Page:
“If, for the protection of the beneficiaries themselves, the rule is that trustees must (in the absence of authority to the contrary) be unanimous in exercising a power to bind beneficiaries, I fail to see how it can be unconscionable for trust beneficiaries, innocent of any conduct putting their beneficial interests at risk, to assert those interests against a person to whom a representation or promise even inside the trustees’ limited powers has been made by one only of those trustees. At best, the equities are equal. And a representation or promise outside trustees’ powers would be a fortiori.”

It followed that the innocent trustee could only be affected by the estoppel if it could be shown that either:

  • the innocent trustee encouraged the promise to be made or knew of the promise and stood by and said nothing; or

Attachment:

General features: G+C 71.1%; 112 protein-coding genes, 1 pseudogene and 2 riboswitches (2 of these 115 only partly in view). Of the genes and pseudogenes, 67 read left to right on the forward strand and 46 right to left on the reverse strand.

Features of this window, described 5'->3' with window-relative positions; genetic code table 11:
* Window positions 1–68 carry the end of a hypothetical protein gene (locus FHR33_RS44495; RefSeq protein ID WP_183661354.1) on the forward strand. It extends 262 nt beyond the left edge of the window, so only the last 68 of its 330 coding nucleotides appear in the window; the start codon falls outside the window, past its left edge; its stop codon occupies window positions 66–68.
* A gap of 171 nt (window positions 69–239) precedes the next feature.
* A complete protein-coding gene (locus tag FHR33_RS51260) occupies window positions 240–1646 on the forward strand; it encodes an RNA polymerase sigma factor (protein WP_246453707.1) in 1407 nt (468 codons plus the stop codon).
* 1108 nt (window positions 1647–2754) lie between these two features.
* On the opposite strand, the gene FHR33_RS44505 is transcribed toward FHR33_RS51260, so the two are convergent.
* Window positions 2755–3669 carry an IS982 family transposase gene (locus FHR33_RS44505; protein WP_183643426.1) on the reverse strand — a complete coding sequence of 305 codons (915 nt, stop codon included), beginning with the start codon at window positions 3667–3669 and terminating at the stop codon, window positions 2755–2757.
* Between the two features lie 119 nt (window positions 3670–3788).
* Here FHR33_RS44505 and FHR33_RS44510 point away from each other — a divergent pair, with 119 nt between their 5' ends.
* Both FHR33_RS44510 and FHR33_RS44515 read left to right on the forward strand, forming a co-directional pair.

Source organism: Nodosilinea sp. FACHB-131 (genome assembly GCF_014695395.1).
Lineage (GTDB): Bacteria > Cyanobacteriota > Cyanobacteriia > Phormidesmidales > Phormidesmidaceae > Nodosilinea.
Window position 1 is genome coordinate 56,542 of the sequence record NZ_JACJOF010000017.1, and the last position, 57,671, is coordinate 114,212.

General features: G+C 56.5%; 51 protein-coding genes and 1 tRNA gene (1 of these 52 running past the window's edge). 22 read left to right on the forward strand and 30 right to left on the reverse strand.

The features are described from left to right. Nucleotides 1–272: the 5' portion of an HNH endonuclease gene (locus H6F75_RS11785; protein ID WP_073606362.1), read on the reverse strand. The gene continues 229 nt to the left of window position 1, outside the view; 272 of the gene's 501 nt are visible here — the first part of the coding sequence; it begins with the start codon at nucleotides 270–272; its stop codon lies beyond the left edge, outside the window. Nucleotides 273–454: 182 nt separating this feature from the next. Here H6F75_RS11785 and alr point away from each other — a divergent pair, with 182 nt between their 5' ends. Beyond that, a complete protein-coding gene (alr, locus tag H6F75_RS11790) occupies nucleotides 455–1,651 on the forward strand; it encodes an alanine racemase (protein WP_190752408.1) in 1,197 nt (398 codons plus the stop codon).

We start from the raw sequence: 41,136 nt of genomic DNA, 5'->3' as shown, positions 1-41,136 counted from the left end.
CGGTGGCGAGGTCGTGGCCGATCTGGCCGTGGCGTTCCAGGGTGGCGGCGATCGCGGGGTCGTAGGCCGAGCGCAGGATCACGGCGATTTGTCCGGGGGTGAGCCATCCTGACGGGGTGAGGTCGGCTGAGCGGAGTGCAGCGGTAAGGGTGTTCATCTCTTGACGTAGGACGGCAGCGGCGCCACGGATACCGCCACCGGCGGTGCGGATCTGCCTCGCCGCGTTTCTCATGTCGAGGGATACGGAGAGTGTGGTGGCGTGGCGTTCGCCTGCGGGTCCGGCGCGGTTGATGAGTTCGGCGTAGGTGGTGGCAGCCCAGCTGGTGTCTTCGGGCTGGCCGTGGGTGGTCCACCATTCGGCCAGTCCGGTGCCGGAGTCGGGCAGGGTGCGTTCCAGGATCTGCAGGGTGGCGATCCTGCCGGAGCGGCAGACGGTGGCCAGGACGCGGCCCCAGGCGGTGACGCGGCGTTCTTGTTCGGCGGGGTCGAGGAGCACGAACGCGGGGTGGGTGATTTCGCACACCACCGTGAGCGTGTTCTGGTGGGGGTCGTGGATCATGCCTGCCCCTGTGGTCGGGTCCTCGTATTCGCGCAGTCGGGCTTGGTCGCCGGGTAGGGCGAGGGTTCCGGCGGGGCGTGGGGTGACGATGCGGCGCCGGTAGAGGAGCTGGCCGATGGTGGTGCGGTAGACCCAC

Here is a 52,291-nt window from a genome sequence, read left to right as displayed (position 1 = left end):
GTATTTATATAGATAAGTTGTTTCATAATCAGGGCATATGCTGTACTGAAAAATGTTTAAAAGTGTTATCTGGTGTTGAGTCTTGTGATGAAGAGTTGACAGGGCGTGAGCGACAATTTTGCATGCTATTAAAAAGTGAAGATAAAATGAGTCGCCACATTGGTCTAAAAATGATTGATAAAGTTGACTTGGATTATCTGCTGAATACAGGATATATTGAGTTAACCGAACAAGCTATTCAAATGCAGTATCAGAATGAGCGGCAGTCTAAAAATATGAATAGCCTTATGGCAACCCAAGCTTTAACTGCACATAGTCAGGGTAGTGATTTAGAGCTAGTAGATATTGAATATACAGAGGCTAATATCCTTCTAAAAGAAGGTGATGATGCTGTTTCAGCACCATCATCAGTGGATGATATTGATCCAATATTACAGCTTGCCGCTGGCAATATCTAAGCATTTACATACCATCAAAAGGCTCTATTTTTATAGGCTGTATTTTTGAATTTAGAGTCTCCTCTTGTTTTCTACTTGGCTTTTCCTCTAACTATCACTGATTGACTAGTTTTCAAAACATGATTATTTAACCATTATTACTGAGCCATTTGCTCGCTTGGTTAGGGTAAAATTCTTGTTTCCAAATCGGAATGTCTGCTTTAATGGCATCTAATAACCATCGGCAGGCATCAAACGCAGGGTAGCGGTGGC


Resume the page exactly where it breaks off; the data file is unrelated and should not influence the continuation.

• the other trustee was acting as agent for him at the time of the representation.

Can a trustee bind a beneficiary?

The second legal question to be addressed by Master Matthews was when, if ever, the representations of a trustee could bind the beneficiaries of a trust by way of an estoppel. The Claimants argued that it was impossible for the trustees, even acting jointly, to have created an equity of proprietary estoppel binding on the trust estate and the beneficiaries. The Defendants, however, argued that the trustees, by virtue of s.6 (1) Trusts of Land and Appointment of Trustees Act 1996 (‘TOLATA’) had ‘all the powers of an absolute owner of land’. This gave them the power (inter alia) to mortgage, sell, or lease or license the land to Jonathan, which would be binding on the beneficiaries. They could therefore enter into the arrangements with him which it was alleged that they did.